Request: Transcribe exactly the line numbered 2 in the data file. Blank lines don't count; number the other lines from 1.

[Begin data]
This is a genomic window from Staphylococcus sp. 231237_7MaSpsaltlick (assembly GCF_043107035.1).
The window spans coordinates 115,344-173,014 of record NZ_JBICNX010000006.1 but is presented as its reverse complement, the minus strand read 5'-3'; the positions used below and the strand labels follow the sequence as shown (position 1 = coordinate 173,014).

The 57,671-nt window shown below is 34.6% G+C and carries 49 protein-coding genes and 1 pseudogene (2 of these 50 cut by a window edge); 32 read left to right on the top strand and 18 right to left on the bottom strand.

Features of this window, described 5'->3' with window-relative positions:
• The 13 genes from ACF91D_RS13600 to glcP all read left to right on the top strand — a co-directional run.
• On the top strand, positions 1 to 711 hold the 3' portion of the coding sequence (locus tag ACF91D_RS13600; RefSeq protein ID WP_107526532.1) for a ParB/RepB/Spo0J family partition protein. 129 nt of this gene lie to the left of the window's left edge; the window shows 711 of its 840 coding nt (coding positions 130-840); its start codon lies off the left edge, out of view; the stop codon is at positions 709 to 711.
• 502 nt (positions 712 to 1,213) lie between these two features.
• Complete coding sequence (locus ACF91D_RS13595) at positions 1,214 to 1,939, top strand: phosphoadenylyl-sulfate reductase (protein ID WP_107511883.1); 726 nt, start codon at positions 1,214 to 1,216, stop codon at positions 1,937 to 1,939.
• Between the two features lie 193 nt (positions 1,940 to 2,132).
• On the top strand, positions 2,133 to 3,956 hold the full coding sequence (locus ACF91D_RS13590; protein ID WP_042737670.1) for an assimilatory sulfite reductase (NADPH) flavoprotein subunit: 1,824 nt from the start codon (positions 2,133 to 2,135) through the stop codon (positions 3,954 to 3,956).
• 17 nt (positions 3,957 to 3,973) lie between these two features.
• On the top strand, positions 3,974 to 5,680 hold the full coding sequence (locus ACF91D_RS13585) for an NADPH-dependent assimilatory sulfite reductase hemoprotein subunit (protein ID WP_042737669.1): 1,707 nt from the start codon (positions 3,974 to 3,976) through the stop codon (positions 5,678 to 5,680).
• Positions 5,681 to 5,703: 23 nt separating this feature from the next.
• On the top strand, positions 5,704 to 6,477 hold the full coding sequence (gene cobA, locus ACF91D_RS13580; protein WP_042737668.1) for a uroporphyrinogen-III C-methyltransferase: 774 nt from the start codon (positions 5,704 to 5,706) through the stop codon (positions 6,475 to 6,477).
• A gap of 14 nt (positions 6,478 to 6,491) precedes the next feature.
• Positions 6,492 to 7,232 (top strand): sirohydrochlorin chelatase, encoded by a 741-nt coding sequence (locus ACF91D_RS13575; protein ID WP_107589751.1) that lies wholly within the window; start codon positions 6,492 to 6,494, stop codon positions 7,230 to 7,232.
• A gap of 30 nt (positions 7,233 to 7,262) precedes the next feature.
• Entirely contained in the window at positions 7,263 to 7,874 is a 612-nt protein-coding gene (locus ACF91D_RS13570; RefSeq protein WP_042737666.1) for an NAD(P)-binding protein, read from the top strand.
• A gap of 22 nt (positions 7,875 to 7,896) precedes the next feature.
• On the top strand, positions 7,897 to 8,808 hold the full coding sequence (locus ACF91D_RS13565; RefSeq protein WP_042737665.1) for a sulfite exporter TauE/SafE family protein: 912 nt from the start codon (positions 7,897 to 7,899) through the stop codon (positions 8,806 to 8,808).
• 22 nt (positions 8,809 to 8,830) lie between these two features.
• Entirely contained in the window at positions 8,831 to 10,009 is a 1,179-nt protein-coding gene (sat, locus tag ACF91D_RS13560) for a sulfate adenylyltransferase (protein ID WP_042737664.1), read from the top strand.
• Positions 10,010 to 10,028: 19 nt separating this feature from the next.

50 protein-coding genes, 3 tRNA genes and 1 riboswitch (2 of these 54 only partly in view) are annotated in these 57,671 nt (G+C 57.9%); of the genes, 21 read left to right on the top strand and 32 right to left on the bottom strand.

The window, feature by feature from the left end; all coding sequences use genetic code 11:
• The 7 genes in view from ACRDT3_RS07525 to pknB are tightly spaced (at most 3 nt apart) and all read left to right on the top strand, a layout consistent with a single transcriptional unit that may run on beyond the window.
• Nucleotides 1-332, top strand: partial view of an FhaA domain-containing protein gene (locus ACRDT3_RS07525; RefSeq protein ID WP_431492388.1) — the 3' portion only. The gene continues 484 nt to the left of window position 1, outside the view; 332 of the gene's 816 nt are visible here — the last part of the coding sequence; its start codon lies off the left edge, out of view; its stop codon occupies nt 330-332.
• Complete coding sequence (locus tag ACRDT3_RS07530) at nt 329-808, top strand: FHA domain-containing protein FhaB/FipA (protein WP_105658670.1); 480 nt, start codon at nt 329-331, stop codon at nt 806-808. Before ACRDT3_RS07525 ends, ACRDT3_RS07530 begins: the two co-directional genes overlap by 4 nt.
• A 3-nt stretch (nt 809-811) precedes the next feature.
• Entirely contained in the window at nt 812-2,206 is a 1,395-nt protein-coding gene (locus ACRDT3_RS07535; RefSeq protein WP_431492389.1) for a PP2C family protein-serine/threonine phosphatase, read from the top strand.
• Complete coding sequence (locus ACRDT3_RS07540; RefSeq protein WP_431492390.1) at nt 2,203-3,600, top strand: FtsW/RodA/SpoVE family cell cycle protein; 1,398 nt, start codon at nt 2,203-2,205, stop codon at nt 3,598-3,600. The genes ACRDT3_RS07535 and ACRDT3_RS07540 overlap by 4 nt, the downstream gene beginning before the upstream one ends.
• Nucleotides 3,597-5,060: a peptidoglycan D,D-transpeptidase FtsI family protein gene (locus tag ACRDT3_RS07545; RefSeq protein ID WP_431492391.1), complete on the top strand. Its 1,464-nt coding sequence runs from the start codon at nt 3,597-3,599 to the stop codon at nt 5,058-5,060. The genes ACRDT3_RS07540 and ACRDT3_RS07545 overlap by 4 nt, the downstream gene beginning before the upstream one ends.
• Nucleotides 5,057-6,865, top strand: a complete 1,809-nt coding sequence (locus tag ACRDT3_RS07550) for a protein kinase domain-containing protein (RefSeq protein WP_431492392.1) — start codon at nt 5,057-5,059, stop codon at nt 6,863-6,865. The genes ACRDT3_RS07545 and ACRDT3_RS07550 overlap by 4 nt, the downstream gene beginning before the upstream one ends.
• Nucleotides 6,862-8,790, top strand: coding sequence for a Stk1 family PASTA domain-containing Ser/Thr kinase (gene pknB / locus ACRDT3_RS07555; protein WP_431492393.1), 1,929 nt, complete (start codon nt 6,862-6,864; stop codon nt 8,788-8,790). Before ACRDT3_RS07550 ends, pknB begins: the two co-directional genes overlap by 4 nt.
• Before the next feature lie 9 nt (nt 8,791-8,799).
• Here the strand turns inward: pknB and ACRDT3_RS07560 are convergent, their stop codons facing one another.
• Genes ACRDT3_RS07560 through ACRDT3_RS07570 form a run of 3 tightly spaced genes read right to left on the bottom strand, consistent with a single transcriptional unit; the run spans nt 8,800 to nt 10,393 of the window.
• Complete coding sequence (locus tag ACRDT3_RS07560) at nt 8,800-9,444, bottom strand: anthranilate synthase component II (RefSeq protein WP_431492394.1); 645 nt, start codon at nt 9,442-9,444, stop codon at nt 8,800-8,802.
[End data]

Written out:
The window spans coordinates 115,344-173,014 of record NZ_JBICNX010000006.1 but is presented as its reverse complement, the minus strand read 5'-3'; the positions used below and the strand labels follow the sequence as shown (position 1 = coordinate 173,014).